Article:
Guest Editorial: Drawing the Lines in Scottsdale

By Alexander Lomax

During the 2020 Scottsdale city elections, development was a common theme. The winning candidates, most stridently Mayor Dave Ortega, campaigned strongly against developments that may have been more focused on whether or not they could do such projects instead of whether or not they should. Southbridge 2 was a prime example, and was one of the topics which led Mayor Ortega to victory.

That ethos is currently being tested by the Greenbelt 88 proposal, which was heard in a recent Planning and Zoning Commission hearing. The project’s hearing went on for 4 full hours, something that is quite rare in the typically sleepy world of planning commission meetings.

A four-hour-long planning and zoning meeting typifies the current zeitgeist in Scottsdale: the difficulty of trying to find the right balance between growth and preservation, and the strong feelings on both sides. According to observers, the number of supporters was about the same as the number of detractors at the meeting. Just like a four-hour-long meeting, this is also a rarity; oftentimes you can clearly see which side is better organized and more passionate. In this case, a draw.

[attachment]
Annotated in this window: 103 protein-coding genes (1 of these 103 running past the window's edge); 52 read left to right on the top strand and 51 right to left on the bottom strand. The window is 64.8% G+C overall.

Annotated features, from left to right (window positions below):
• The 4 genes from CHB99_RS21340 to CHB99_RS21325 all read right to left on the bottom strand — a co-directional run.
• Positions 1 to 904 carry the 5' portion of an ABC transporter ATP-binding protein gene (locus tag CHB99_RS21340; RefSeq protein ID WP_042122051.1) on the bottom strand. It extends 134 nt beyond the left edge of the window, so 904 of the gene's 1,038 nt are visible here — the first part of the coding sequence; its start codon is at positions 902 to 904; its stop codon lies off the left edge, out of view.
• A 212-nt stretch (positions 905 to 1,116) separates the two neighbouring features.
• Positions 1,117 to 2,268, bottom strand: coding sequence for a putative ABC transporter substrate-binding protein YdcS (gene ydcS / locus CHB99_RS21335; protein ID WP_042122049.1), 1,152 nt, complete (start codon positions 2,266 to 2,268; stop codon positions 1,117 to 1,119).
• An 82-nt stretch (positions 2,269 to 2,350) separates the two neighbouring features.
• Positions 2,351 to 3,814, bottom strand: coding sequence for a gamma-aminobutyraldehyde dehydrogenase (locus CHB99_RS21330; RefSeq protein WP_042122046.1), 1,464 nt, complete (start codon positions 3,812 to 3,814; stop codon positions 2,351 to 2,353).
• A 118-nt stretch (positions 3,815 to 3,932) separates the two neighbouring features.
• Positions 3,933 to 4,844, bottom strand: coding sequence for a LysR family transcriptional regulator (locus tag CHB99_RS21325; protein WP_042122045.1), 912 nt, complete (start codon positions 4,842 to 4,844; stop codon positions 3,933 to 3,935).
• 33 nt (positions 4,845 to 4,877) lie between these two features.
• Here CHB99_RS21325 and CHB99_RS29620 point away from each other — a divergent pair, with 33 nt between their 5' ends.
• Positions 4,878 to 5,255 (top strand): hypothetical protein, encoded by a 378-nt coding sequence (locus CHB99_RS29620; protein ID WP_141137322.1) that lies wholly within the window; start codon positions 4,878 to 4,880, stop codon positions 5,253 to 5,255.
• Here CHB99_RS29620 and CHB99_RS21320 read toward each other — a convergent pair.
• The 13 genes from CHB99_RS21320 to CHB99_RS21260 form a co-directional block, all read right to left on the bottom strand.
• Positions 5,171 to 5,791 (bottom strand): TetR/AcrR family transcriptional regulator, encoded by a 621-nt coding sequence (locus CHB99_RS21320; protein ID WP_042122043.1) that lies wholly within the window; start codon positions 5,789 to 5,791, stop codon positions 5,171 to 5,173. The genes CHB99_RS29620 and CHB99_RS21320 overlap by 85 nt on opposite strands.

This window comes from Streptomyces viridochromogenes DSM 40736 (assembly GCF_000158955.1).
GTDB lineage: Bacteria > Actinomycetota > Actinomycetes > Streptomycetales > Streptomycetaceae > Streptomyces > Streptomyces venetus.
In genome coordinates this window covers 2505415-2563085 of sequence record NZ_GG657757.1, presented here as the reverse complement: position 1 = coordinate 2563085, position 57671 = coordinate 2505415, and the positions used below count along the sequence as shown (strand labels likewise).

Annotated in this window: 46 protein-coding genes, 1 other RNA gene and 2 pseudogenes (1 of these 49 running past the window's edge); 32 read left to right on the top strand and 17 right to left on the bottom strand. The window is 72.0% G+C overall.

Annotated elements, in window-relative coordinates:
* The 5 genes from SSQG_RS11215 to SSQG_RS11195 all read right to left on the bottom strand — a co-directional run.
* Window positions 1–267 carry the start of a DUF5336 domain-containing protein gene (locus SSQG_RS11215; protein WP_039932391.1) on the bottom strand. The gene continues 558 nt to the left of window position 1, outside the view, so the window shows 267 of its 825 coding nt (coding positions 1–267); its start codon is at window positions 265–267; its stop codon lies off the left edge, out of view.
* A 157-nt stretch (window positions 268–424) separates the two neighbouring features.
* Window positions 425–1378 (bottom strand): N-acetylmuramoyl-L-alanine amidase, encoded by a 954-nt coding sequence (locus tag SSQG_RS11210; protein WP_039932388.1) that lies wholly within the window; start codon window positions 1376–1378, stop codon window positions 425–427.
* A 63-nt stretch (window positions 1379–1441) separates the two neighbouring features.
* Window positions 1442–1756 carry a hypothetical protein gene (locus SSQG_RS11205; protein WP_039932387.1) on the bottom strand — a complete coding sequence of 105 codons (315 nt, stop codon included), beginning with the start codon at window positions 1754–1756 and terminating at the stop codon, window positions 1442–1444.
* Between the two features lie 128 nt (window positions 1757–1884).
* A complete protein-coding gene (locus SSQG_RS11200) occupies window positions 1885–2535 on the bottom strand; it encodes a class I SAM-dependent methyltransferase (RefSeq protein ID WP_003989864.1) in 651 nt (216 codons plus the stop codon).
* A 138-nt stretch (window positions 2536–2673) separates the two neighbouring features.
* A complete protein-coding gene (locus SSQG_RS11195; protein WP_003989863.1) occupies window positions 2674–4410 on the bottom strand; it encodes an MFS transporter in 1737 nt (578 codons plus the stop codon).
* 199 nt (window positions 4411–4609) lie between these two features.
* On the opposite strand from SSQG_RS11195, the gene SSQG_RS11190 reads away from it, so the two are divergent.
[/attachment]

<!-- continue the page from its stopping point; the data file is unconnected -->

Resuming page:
If the project makes it to Council for a vote, it will be an interesting indicator of where Councilmembers draw lines on development height and density. For this project, the estimates for both are above what is allowed for city developments, although this is not particularly unusual. For Mayor and former architect Ortega, these issues are more important than most, and as such he may be the most difficult Yes vote. But as you surely know, in our “weak mayor” system, he is but one vote. If it comes to the Council, it may be a yard marker to better understand what may go forward or what may fail in the future, and more precisely where individual Councilmembers fall on this issue.

The hearing for this project received a continuance, so this issue is not finished. Numerous developers must certainly be watching closely, so they can get insight as to what the state of development will be for the next year and a half (at least) in Scottsdale.